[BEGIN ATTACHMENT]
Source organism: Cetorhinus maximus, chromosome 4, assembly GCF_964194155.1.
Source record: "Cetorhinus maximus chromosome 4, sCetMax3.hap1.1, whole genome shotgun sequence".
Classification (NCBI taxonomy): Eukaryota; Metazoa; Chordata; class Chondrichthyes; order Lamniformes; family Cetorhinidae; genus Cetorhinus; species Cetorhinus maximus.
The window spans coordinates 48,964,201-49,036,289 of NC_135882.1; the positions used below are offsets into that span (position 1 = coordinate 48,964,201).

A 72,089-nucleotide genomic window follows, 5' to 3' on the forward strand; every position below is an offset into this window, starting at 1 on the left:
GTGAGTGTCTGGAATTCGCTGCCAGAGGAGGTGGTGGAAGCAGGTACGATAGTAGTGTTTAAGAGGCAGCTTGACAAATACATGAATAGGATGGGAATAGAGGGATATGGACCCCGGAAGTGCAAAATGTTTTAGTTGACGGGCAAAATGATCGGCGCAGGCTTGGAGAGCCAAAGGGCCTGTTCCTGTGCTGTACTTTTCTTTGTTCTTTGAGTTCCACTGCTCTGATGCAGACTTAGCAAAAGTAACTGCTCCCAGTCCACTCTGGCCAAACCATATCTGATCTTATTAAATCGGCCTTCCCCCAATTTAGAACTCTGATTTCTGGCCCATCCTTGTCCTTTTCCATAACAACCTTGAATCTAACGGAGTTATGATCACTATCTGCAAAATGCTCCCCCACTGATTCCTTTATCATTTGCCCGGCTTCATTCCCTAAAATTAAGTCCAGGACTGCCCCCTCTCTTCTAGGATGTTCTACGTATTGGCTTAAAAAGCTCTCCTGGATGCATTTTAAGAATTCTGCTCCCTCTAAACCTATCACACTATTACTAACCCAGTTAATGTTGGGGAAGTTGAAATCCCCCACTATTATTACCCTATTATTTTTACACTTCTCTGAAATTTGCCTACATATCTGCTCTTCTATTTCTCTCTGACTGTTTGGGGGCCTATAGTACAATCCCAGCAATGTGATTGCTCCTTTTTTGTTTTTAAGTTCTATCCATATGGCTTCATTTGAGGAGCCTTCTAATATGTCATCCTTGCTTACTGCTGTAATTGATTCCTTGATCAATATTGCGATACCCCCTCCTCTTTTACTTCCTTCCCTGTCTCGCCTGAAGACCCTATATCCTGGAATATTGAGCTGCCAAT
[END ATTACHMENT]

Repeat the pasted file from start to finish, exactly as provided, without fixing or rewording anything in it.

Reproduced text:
Source organism: Cetorhinus maximus, chromosome 4, assembly GCF_964194155.1.
Source record: "Cetorhinus maximus chromosome 4, sCetMax3.hap1.1, whole genome shotgun sequence".
Classification (NCBI taxonomy): Eukaryota; Metazoa; Chordata; class Chondrichthyes; order Lamniformes; family Cetorhinidae; genus Cetorhinus; species Cetorhinus maximus.
The window spans coordinates 48,964,201-49,036,289 of NC_135882.1; the positions used below are offsets into that span (position 1 = coordinate 48,964,201).

A 72,089-nucleotide genomic window follows, 5' to 3' on the forward strand; every position below is an offset into this window, starting at 1 on the left:
GTGAGTGTCTGGAATTCGCTGCCAGAGGAGGTGGTGGAAGCAGGTACGATAGTAGTGTTTAAGAGGCAGCTTGACAAATACATGAATAGGATGGGAATAGAGGGATATGGACCCCGGAAGTGCAAAATGTTTTAGTTGACGGGCAAAATGATCGGCGCAGGCTTGGAGAGCCAAAGGGCCTGTTCCTGTGCTGTACTTTTCTTTGTTCTTTGAGTTCCACTGCTCTGATGCAGACTTAGCAAAAGTAACTGCTCCCAGTCCACTCTGGCCAAACCATATCTGATCTTATTAAATCGGCCTTCCCCCAATTTAGAACTCTGATTTCTGGCCCATCCTTGTCCTTTTCCATAACAACCTTGAATCTAACGGAGTTATGATCACTATCTGCAAAATGCTCCCCCACTGATTCCTTTATCATTTGCCCGGCTTCATTCCCTAAAATTAAGTCCAGGACTGCCCCCTCTCTTCTAGGATGTTCTACGTATTGGCTTAAAAAGCTCTCCTGGATGCATTTTAAGAATTCTGCTCCCTCTAAACCTATCACACTATTACTAACCCAGTTAATGTTGGGGAAGTTGAAATCCCCCACTATTATTACCCTATTATTTTTACACTTCTCTGAAATTTGCCTACATATCTGCTCTTCTATTTCTCTCTGACTGTTTGGGGGCCTATAGTACAATCCCAGCAATGTGATTGCTCCTTTTTTGTTTTTAAGTTCTATCCATATGGCTTCATTTGAGGAGCCTTCTAATATGTCATCCTTGCTTACTGCTGTAATTGATTCCTTGATCAATATTGCGATACCCCCTCCTCTTTTACTTCCTTCCCTGTCTCGCCTGAAGACCCTATATCCTGGAATATTGAGCTGCCAAT